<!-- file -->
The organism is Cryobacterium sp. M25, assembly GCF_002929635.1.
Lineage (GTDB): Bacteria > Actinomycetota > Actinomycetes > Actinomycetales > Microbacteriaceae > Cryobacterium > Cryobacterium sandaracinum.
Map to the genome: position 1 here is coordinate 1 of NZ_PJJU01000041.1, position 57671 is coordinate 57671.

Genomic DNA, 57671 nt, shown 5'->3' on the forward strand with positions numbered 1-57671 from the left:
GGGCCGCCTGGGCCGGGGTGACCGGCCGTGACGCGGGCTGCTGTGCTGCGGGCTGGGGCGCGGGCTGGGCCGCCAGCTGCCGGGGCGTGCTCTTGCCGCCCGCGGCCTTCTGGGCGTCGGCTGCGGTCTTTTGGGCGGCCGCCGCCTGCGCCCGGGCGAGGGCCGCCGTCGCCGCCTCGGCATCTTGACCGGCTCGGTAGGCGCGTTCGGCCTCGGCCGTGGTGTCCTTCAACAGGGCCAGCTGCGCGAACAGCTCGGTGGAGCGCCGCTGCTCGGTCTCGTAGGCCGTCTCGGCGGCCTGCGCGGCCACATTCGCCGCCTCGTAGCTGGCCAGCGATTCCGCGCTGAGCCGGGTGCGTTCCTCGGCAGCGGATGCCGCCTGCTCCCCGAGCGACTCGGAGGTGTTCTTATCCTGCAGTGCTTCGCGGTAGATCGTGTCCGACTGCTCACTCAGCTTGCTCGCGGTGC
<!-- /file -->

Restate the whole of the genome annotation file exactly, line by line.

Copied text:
The organism is Cryobacterium sp. M25, assembly GCF_002929635.1.
Lineage (GTDB): Bacteria > Actinomycetota > Actinomycetes > Actinomycetales > Microbacteriaceae > Cryobacterium > Cryobacterium sandaracinum.
Map to the genome: position 1 here is coordinate 1 of NZ_PJJU01000041.1, position 57671 is coordinate 57671.

Genomic DNA, 57671 nt, shown 5'->3' on the forward strand with positions numbered 1-57671 from the left:
GGGCCGCCTGGGCCGGGGTGACCGGCCGTGACGCGGGCTGCTGTGCTGCGGGCTGGGGCGCGGGCTGGGCCGCCAGCTGCCGGGGCGTGCTCTTGCCGCCCGCGGCCTTCTGGGCGTCGGCTGCGGTCTTTTGGGCGGCCGCCGCCTGCGCCCGGGCGAGGGCCGCCGTCGCCGCCTCGGCATCTTGACCGGCTCGGTAGGCGCGTTCGGCCTCGGCCGTGGTGTCCTTCAACAGGGCCAGCTGCGCGAACAGCTCGGTGGAGCGCCGCTGCTCGGTCTCGTAGGCCGTCTCGGCGGCCTGCGCGGCCACATTCGCCGCCTCGTAGCTGGCCAGCGATTCCGCGCTGAGCCGGGTGCGTTCCTCGGCAGCGGATGCCGCCTGCTCCCCGAGCGACTCGGAGGTGTTCTTATCCTGCAGTGCTTCGCGGTAGATCGTGTCCGACTGCTCACTCAGCTTGCTCGCGGTGC